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Discussion: New 2018 Melee Reloaded

Posted Discussion
Jan. 12, 2018
Trotter25
32 posts
New 2018 Melee Reloaded
The New Melee Reloaded bats are here!

Have had some questions about the bat and we wanted to give you some more feedback & insight on the Melee Reloaded bat:

We started testing heavier end weight bats about 2 years ago when a lot of bats out there had a 1-2ou end weight. But we wanted to see what we would be best for the Senior Market. When we combined the heavier end weight with our exclusive Adi-light composite (which makes our bats swing faster) - The results were phenomenal, guys were driving the ball, being able to pull the ball instead of having the bat head drag. The best results were with the 3/4 ou end load - which gave us the Melee Reloaded Sr bat. Its the same mold as our other 13" barrel bats with 50% more end weight than the Melee 2 Endload. We also found that with the weights of 25.5, 26.5, 27.5, 28.5 & 29.5 that this bat can be used by all Sr players. Melee Reloaded bat was designed to give optimal swing speed but still feel the end weight all the way thru connecting thru the ball.


Just wanted to give you some info on the New Blue Melee Reloaded bat.


Happy New Year! Looking forward to seeing you & good luck to your team in 2018!


Thanks,
Lee Trotter
Suncoast Team - Adidas
suncoastteam@yahoo.com
Jan. 12, 2018
cyborg45
Men's 70
174 posts
I have a question that so far has gone unanswered. If we are using a 3/4 oz endload in all of the bats, where is the extra weight located for the heavier weight bats? If a 25.5 weight has no extra weight loaded, where is the extra weight located for the 29.5?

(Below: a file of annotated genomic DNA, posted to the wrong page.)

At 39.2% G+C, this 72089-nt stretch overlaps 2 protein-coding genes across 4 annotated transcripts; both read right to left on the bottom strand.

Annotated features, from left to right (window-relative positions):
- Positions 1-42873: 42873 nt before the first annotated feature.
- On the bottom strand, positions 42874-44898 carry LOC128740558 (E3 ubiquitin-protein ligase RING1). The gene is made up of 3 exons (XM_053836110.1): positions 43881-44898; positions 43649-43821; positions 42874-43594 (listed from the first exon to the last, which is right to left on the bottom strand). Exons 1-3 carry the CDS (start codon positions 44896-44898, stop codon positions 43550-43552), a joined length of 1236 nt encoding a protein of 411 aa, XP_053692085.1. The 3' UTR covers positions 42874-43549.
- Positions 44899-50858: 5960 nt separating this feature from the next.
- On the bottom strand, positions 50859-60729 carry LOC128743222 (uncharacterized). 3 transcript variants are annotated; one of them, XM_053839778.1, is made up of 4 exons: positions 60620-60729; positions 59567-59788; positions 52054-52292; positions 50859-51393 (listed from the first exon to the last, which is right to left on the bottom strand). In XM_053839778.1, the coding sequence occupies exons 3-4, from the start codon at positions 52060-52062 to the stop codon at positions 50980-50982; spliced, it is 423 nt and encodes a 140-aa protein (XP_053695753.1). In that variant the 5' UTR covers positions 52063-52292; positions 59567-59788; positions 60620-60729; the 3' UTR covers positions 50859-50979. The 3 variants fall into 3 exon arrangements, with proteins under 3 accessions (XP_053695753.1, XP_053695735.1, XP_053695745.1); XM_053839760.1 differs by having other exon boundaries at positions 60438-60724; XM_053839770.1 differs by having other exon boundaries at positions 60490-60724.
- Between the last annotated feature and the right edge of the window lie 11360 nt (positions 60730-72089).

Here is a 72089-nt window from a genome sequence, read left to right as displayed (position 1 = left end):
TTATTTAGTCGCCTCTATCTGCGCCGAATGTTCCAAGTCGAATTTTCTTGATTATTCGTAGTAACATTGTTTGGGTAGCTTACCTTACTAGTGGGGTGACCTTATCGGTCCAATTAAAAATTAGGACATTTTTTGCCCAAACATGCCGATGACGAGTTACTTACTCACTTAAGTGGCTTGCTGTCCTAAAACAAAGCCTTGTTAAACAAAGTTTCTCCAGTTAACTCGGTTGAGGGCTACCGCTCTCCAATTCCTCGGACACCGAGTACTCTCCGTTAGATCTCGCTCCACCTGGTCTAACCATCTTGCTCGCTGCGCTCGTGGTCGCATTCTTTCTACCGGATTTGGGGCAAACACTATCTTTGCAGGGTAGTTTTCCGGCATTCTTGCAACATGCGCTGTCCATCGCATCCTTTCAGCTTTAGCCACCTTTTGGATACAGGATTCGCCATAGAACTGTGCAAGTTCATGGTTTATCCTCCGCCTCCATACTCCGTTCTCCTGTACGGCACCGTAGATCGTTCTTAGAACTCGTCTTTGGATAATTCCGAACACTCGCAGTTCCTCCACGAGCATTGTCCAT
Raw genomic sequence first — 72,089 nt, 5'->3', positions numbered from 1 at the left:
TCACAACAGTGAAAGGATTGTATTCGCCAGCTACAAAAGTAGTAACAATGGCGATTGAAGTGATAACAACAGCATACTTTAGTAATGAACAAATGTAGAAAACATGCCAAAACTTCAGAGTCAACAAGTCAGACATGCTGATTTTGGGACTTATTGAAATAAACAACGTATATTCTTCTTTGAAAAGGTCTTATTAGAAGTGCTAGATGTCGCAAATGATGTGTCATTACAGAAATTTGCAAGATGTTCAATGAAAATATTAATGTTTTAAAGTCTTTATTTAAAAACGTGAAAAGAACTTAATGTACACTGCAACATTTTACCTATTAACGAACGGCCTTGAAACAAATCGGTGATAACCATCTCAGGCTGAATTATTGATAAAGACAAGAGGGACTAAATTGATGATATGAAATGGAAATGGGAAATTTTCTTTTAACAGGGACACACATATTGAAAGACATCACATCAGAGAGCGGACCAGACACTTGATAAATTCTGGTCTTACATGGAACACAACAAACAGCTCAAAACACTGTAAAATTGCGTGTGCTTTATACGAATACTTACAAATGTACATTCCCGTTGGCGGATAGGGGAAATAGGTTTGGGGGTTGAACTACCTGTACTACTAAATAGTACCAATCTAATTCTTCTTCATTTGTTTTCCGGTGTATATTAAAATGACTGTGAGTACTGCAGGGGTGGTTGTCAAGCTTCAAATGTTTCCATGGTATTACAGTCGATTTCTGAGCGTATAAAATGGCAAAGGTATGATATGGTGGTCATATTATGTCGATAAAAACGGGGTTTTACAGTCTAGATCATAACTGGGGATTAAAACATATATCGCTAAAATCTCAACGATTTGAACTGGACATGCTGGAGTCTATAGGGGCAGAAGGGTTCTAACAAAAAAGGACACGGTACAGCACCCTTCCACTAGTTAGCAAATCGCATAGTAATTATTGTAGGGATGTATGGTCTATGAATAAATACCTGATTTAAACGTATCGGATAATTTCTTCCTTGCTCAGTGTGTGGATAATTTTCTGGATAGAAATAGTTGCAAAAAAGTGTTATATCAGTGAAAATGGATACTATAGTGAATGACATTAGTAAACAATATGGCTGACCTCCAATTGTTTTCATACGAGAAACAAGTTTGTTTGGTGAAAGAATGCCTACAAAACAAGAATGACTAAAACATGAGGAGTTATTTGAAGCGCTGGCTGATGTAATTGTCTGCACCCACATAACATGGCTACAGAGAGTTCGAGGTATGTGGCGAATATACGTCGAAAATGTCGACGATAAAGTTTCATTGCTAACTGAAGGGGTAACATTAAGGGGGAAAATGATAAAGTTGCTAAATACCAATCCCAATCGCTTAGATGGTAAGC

Jan. 12, 2018
Trotter25
32 posts
The Melee 2 Endload & Melee 12" Legends of the Game are both 1/2 ou end weight. The Melee Reloaded is a 3/4ou end weight.

You def can feel the weight difference between the endloads & the reload.


Thanks,

Lee Trotter
Suncoast Team - Adidas
Jan. 12, 2018
fennellwg
Men's 60
97 posts
I believe cyborg45 would like to know if the 29.5 oz Reloaded has 4 oz additional weight in the handle compared to a 25.5 oz Reloaded.
Yes/No?

.i.e. are all model weights of the Reloaded the same construction other than an additional weight in the handle?


Jan. 13, 2018
bkb555
215 posts
here is a question...if the bat is end loaded 3/4 ounce, it seems like a production nightmare to make different end caps and different rods in the handle to get the desired weight of the bat...So, like the above poster asked, if end caps are the same does the 29.5 and the 25.5 have different rods in the handle? Thus, neutralizing the end load in the heavier bats???....i remember the re-cert aluminum bat debacle that happened in the early 2000's where the bat companies put a slug into the handle to neutralize the excessive end load in the bat....the weight of the bat went up 4 ounces and took away the end load....Lee, do you have any ideas on this?
Jan. 13, 2018
fennellwg
Men's 60
97 posts
bkb
I’ll keep babbling until lee or one of the other “grownups “ finds time to chime in.

Since all the reloads have the same endload, any difference in the final weight of the bat needs to come from either the strategic use of “ballast “ weight or modification to the composite layup of the shell.